The Daily Tar Heel

Serving the students and the University community since 1893

Saturday October 23rd

Letter: Public comment is at the forefront of curriculum changes

TO THE EDITOR:

We have a historic opportunity to reinvent general education at Carolina. 

I believe a thoughtful, intentional liberal arts education, combined with our extraordinary research and global resources, can provide Carolina graduates with the capacities they need to be great citizens, leaders, entrepreneurs, workers, critical thinkers and lifelong learners. 

That’s the goal of the general education curriculum revision: an inclusive, challenging and innovative global curriculum rooted firmly in the liberal arts.

The proposal the Curriculum Revision Coordinating Committee put out in September is, and remains, a draft for public comment. 

It’s certainly not perfect; first drafts rarely are! But it is the result of study, input, experience, and design by many faculty members, students, and staff.

The most important question is not “for it or against it?” but rather “what parts help improve general education and what parts should be changed?” In today’s “with-us-or-against-us” world, the idea of a true dialogue may seem strange, but in this case it’s true. 

I’m thrilled that so many faculty, students and community members have weighed in on the ideas in that draft, and I am sure the final proposal will be better because of their input.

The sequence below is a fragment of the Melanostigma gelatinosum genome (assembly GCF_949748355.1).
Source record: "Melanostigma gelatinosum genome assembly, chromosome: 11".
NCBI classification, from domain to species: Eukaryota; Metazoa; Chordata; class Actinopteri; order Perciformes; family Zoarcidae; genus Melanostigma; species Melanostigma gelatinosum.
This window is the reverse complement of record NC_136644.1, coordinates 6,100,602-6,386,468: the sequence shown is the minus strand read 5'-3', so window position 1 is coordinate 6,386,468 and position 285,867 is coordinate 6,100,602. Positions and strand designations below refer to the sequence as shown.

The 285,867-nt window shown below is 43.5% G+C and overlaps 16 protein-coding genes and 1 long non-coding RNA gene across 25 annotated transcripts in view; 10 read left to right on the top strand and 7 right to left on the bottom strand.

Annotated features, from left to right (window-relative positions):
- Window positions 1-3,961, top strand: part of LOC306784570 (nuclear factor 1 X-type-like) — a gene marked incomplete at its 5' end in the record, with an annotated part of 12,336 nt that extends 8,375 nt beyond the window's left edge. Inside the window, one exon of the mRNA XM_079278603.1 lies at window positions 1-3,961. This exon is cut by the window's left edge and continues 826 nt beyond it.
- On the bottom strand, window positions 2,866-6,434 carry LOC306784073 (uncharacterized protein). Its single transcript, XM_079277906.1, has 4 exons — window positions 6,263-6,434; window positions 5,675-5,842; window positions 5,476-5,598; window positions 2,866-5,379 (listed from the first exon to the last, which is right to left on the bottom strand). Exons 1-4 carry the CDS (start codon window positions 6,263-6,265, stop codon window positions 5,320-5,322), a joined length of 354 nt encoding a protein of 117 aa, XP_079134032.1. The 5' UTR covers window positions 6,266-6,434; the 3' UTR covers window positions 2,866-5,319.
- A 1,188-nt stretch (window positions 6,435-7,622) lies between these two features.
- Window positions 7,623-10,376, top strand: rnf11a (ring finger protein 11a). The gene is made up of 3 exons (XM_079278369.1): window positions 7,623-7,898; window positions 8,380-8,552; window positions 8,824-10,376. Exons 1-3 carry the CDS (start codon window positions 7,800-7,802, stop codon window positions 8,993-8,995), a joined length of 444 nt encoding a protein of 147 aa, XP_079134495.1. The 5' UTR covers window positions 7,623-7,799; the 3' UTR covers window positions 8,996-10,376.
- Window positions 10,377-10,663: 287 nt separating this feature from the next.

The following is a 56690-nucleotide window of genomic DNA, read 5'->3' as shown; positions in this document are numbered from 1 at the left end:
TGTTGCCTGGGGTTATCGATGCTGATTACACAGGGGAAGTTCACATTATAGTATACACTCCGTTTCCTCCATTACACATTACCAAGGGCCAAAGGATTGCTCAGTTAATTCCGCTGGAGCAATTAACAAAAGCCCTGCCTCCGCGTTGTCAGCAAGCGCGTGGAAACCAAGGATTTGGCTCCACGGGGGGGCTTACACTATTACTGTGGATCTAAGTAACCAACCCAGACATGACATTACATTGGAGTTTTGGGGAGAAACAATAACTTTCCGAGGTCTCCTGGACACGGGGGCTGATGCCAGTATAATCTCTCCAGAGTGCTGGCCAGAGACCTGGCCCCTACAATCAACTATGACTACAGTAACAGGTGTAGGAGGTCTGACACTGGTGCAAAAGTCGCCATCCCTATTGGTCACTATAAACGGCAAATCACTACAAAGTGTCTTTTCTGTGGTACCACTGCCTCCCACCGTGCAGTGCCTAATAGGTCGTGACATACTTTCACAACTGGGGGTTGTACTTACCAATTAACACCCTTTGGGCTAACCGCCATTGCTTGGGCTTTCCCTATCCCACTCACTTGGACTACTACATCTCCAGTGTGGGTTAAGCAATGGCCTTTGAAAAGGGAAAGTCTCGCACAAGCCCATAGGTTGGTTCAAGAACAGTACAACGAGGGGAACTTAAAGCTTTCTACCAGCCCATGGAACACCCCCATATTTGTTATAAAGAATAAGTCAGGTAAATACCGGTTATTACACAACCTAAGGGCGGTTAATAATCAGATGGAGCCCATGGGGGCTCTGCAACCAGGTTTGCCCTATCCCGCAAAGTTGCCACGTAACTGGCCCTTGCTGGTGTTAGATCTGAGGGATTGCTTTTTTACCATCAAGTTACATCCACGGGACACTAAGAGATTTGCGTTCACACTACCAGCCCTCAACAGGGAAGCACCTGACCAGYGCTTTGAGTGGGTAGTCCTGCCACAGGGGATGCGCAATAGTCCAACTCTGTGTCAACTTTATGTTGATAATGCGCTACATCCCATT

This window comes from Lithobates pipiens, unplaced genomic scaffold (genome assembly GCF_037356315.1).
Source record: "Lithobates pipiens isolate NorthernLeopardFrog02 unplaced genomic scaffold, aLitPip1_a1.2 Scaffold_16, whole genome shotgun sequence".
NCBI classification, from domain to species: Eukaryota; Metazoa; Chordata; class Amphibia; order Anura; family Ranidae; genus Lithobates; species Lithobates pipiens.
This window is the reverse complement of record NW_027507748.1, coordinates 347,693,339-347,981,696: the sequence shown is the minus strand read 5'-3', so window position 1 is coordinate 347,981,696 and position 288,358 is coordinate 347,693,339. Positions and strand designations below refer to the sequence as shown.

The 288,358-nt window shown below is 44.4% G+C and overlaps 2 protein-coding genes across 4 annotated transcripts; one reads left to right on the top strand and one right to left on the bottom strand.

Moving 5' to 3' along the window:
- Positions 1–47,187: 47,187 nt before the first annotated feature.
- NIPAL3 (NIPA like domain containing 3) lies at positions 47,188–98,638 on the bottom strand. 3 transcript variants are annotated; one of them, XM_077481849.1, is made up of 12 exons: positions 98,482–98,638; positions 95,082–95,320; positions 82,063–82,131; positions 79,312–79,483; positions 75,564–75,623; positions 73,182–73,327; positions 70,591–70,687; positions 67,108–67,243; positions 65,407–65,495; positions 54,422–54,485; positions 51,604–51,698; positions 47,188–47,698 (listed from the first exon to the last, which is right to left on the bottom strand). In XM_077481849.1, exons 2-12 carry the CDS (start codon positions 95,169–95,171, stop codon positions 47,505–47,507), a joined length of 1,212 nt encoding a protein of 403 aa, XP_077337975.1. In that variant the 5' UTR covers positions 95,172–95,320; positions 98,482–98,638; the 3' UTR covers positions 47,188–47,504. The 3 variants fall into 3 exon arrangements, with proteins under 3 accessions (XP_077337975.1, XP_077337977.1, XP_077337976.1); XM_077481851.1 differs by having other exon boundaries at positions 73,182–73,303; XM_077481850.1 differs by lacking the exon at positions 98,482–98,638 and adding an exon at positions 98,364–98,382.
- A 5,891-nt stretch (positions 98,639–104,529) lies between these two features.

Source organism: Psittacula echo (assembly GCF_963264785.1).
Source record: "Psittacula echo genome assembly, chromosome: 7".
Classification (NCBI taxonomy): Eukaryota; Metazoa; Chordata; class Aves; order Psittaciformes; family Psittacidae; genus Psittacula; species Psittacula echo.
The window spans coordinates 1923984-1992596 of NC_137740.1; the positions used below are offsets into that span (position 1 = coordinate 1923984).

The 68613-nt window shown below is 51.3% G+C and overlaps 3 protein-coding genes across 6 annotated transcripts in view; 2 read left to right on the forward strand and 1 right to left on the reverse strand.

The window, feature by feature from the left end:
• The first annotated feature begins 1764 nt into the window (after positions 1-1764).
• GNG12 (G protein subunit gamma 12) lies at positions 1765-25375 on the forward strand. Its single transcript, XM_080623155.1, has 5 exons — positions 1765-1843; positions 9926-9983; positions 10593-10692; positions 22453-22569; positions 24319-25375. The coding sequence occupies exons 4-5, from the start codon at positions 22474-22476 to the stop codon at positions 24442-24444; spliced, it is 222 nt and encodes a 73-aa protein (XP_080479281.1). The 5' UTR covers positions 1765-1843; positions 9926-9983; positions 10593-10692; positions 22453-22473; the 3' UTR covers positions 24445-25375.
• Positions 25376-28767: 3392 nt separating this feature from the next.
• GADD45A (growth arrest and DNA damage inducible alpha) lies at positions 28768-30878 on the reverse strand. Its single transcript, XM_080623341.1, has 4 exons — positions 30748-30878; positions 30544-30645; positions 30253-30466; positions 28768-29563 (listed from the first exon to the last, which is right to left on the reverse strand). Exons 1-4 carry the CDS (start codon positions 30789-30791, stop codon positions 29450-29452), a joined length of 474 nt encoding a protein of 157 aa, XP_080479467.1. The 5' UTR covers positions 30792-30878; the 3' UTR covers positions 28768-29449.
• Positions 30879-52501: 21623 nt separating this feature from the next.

It’s also important to note that many faculty love much of the proposal, though their voices may not have come to the DTH’s attention.

Some of the specific issues raised in the editorial are likely to be addressed as the dialogue continues. For example, the arguments against combining US and Global Diversity into a single requirement are persuasive. 

And it probably makes sense to make the distinctions among areas more fine-grained than simply Math & Science, Social Science and Fine Arts & Humanities. (The editorial is mistaken, though—the draft does not recommend combining social and natural sciences.) 

There will be more public meetings, more dialogue, and more design work—and, at the end, I’m confident that we will end up with a curriculum that serves our students well.

Prof. Andrew J. Perrin

Sociology

Chair of the Curriculum Revision Coordinating Committee

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